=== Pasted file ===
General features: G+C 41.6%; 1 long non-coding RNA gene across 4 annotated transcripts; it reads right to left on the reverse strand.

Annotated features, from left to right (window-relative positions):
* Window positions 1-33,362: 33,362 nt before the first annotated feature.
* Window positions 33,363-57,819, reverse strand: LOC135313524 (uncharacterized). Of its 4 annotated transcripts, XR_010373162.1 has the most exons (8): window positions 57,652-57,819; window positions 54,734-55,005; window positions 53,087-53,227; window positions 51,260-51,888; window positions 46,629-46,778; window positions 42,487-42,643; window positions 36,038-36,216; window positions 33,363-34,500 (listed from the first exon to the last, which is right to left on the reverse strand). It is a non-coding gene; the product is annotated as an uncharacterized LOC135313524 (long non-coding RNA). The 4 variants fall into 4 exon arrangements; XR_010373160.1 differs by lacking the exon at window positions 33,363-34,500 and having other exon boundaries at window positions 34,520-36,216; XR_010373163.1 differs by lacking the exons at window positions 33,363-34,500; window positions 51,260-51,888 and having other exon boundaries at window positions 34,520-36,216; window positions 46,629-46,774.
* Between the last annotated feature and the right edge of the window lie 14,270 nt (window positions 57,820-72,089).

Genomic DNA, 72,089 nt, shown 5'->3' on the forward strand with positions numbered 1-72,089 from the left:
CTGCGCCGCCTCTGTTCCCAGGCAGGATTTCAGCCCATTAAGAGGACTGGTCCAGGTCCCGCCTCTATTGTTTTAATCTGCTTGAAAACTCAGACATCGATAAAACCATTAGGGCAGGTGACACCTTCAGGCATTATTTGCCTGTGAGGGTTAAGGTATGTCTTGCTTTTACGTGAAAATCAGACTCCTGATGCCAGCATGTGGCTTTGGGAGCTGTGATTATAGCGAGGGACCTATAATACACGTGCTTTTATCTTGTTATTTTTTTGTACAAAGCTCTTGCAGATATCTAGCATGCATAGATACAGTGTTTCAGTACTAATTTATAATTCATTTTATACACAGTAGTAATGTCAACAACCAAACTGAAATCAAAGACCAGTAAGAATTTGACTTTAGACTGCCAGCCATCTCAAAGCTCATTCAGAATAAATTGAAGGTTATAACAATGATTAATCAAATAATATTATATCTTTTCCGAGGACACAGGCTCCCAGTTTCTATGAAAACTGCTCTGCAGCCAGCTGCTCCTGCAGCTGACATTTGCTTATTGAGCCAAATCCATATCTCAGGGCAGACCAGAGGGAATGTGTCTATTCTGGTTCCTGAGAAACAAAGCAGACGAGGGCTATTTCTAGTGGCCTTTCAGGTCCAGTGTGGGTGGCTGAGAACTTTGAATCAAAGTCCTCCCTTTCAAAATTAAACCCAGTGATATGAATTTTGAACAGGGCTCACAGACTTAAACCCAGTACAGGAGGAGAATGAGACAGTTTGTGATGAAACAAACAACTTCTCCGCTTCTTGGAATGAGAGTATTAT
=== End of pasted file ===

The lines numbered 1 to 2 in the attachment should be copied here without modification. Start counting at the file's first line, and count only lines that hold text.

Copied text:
General features: G+C 41.6%; 1 long non-coding RNA gene across 4 annotated transcripts; it reads right to left on the reverse strand.

Annotated features, from left to right (window-relative positions):